Health Plan Approaches to Child Injury Prevention
According to the Centers for Disease Control and Prevention (CDC), unintentional injuries remain the leading cause of death among 0-19 year olds.1 Health plans can be important partners in the prevention of child injuries given their access to millions of Americans insured through both public and private insurance plans. Health plans can: inform health care professionals and families about the toll of injuries, encourage physicians to use Bright Futures and provide age-appropriate injury prevention guidance to families, support evidence-based prevention practices, and promote the use of and access to safety devices. Health plans can:
- inform health care professionals and families about the toll of injuries,
- encourage physicians to use Bright Futures and provide age-appropriate injury prevention guidance to families,
- support evidence-based prevention practices, and
- promote the use of and access to safety devices.
This issue brief presents the Centers for Disease Control and Prevention’s (CDC) National Action Plan for Child Injury Prevention (NAP); highlights the prevalence and cost of injuries; shares examples of current health plan child injury prevention activities; and offers opportunities for future action.
The National Action Plan for Child Injury Prevention
Injuries and associated disability and death are preventable through education, environmental modification, effective policy-making, and en-forcement of evidence-based interventions. The CDC’s National Center for Injury Prevention and Control (NCIPC) led an effort to develop the NAP to support solutions that will save lives and help children live to their fullest potential. The overall goals of the NAP are to lay out a vision to guide actions pivotal to reducing childhood injuries and provide a platform for organizing and implementing future child injury prevention activities.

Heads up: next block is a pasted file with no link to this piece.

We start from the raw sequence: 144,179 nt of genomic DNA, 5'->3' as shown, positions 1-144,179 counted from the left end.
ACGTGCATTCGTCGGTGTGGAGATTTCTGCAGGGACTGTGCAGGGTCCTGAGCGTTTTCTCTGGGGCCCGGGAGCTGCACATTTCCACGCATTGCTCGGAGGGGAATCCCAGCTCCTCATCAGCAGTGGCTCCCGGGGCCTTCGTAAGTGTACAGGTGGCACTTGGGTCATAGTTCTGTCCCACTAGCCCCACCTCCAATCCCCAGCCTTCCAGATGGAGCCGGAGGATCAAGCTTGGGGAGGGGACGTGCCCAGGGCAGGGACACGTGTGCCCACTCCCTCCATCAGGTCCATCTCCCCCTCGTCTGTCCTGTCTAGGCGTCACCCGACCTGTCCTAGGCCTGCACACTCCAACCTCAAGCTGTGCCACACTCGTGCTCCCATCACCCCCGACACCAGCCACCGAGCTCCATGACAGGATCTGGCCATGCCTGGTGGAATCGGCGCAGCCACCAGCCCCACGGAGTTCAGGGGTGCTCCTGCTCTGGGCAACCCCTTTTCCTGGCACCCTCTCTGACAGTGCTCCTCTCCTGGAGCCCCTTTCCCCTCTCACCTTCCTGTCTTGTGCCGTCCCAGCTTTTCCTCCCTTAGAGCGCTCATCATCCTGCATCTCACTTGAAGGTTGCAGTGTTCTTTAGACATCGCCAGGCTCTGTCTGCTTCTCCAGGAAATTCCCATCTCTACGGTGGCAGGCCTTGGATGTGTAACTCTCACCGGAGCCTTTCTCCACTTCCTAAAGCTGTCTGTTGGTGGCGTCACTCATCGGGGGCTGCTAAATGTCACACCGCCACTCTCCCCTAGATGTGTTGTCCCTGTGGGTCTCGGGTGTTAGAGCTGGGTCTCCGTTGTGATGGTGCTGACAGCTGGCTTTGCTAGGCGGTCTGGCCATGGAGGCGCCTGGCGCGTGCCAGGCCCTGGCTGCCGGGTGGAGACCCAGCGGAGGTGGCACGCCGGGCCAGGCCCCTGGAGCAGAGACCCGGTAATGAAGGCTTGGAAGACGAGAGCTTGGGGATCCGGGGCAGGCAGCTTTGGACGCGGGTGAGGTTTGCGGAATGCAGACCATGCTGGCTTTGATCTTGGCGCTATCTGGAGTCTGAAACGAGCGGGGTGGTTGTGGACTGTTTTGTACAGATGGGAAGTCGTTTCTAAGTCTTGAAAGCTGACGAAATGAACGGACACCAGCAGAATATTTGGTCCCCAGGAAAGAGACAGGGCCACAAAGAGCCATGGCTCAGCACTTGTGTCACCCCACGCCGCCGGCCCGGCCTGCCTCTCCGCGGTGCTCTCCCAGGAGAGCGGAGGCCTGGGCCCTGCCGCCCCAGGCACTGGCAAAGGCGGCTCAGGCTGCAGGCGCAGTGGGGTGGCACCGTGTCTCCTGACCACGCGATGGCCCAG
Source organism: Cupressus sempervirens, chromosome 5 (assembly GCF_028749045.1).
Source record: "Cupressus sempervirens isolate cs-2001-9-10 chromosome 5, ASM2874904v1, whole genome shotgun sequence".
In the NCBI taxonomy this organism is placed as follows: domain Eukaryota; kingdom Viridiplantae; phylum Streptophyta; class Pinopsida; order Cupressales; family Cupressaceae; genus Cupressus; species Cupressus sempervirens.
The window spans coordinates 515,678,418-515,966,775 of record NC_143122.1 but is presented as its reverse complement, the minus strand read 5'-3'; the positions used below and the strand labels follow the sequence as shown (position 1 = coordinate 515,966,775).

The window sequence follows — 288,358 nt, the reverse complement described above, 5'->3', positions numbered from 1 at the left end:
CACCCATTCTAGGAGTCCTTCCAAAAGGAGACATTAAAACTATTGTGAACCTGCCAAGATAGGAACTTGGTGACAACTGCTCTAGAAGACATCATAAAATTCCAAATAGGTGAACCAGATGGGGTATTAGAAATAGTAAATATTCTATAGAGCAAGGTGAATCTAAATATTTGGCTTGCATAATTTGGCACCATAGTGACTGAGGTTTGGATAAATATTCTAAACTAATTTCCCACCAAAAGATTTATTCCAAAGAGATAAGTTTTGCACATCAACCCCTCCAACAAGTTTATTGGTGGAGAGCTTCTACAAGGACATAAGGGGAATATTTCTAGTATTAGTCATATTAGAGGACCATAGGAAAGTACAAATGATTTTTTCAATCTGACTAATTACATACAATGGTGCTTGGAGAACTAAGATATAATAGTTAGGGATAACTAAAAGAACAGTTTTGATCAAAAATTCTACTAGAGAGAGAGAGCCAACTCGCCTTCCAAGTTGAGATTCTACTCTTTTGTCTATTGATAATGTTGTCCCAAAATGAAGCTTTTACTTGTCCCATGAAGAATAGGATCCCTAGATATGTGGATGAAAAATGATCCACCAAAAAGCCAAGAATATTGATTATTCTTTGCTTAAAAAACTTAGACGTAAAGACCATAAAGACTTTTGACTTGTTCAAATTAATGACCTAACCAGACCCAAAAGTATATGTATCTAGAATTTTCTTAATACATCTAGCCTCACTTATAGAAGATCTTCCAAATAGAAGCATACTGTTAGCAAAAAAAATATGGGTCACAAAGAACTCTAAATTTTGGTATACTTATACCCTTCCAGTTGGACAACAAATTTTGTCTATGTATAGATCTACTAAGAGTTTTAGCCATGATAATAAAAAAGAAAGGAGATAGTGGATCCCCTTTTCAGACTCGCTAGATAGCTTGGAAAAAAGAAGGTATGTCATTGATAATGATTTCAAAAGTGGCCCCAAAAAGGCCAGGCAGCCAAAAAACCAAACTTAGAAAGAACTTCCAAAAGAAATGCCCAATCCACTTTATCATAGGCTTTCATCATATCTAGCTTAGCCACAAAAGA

The NAP seeks to:
- increase awareness about the magnitude, risk factors, and effects of child injuries,
- identify opportunities that draw attention to the preventability of child injury and unite stakeholders around a common set of goals and strategies,
- create recommendations to accelerate child injury prevention efforts through improved data and surveillance, research, communication, education and training, health systems and health care, and policy, and
- develop and mobilize actions to reduce child injuries.
Recognizing that health plans are important partners in reducing the burden of childhood injuries, the CDC funded the Education Development Center, Inc. (EDC) who subcontracted with the National Institute for Health Care Management (NIHCM) Foundation to explore the feasibility of implementing two strategies contained in the NAP. The two strategies are:
- implement child unintentional injury prevention programs through community-based prevention programs and through Bright Futures, and
- promote use of safety devices, such as child safety seats, as “durable medical equipment” so they can be prescribed and are reimbursable.
NIHCM and EDC utilized an environmental scan and two webinars with health plan and health plan foundation representatives to:
- understand current health plan injury prevention activities,
- raise awareness of the importance of child injury prevention (CIP), and
- explore opportunities and challenges to implementing CIP activities.
Through the scan and during the webinars, health plans indicated a need for data and information to make the case for investing in CIP, identified CIP-related activities that are most feasible for them to implement, and offered specific examples of activities currently underway.
The sections that follow share data and highlight current and potential ways health plans can further the goals of the NAP by developing, implementing, and evaluating evidence-informed practices to decrease the incidence and severity of injury.
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